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Golfer's elbow

1. What is it and symptoms
2. Causes
3. Treatment
4. Medication

 

1. What is it and symptoms

Golfer's elbow, or medial epicondylitis, is an inflammatory condition of the medial epicondyle (the big bone on the inside of the elbow) of the elbow. It is in some ways similar to tennis elbow.

The inside of the forearm becomes very tender to touch or when trying to grip something or even just typing.

This part of the arm contains several muscles that are involved with flexing the fingers and thumb, and flexing and pronating the wrist. The tendons of these muscles come together in a common tendinous sheath, which is inserted into the medial epicondyle of the humerus at the elbow joint.

2. Causes

All of the flexors of the fingers insert at the medial epicondyle, making this the most common elbow injury in activities which are very grip intensive, like rock climbing In response to overuse, strains, minor injury, or sometimes for no obvious reason at all, this point of insertion becomes inflamed.

The condition is called Golfer's Elbow because when swinging a golf club this tendon is stressed, especially if a non-overlapping (baseball style) grip is used; many people, however, who develop the condition have never handled a golf club. It is also sometimes called Pitcher's Elbow due to the same tendon being stressed by the throwing of objects such as a baseball. Other names are Climber's Elbow and Little League Elbow.

In most cases, the onset of the Medial Epicondylitis is gradual and symptoms often persist for weeks before patients seek care. The pain is aggravated by resisted wrist flexion and pronation.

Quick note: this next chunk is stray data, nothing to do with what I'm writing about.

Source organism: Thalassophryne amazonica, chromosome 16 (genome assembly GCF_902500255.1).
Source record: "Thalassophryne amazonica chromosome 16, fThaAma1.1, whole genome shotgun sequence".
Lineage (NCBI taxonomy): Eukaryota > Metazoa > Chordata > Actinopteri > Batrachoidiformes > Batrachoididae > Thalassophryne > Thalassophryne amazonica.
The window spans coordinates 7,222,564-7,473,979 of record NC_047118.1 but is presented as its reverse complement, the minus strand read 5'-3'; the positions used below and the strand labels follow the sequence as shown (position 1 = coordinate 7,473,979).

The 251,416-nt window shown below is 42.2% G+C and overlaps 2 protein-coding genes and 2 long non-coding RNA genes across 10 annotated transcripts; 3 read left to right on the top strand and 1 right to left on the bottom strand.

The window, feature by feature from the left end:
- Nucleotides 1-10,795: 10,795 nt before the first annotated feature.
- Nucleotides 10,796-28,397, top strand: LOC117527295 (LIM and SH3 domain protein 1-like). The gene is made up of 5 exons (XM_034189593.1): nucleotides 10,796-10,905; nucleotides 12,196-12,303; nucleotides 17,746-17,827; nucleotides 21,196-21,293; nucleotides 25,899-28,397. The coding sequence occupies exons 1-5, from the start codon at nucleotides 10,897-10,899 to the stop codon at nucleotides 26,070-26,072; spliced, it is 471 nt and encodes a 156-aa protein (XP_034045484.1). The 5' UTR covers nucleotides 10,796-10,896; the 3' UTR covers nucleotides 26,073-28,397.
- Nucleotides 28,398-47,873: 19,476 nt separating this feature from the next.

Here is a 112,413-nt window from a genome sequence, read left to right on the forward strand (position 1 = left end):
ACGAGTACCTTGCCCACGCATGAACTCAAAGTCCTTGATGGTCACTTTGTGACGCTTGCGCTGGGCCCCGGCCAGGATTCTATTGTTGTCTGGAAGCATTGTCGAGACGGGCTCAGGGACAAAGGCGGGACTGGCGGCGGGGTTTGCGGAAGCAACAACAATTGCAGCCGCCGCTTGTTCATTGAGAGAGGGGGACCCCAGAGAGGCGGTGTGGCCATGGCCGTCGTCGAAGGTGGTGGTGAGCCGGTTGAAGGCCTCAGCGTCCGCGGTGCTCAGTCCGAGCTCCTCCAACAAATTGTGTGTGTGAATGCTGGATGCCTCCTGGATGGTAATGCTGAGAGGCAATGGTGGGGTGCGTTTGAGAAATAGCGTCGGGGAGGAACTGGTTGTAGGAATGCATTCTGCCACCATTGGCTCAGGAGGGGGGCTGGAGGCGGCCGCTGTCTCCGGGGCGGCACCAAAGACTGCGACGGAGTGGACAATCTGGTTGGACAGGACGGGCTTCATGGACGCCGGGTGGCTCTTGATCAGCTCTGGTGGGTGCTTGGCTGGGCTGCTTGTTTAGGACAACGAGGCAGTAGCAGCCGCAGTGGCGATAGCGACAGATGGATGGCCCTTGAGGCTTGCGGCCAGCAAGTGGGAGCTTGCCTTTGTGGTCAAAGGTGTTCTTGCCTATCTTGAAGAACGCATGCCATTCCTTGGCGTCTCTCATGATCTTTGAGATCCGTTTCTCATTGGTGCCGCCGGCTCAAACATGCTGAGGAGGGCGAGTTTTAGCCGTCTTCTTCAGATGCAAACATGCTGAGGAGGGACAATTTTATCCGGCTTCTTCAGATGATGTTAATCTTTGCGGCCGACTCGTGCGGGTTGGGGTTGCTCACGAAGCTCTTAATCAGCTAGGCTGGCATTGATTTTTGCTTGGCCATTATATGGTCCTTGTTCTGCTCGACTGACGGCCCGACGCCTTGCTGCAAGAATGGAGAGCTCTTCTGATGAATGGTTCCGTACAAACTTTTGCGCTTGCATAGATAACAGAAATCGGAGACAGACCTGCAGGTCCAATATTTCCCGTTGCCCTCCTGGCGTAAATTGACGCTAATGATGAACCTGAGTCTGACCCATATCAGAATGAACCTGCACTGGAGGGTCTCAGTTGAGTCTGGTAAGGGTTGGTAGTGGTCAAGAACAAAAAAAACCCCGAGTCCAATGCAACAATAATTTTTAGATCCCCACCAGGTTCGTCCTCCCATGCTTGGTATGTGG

3. Treatment

Treatments given at swissphysio always aim to solve the problems from the root. For this reason an experienced chartered physiotherapist or/and qualified TCM acupuncturist will first thoroughly assess you focusing not only on your elbow but also the whole body and the biomechanics of neck, trunk and arm in relation to your daily activities and your actual and past medical history.

Treatment  usually include mobilization and manipulation of soft tissue and joints, electrotherapy, kinesio taping, stretching and strengthening exercises for the arm, shoulder, neck and core. Heat or ice can be used

We create an exercise program specific to the need of the patient and if requested we can assess the workstation or the position of the car seat. A parallel treatment with a fully qualified acupuncturist can be suggested to support the healing of chronic conditions.

Therapy will include a variety of exercises for muscle/tendon reconditioning, starting with stretching and gradual strengthening of the flexor-pronator muscles. Strengthening will slowly begin with isometrics and progresses to eccentric exercises helping to extend the range of motion back to where it once was. After the strengthening exercises, it is common for the patient to ice the area.

The use of a counter-force brace or "elbow strap" to reduce strain at the elbow epicondyle, to limit pain provocation and to protect against further damage might be suggested. A daytime elbow pad also may be useful, by limiting additional trauma to the nerve.

4. Medication

Before anesthetics and steroids are used, simple analgesic medication has a place, as does more specific treatment with oral anti-inflammatory medications (NSAIDs). These will help control pain and any inflammation, but won’t solve the cause of the problem.

A more invasive treatment is the injection into and around the inflamed and tender area with steroid agent.

If all else fails, epicondylar debridement (a surgery) may be effective The ulnar nerve may also be decompressed surgically.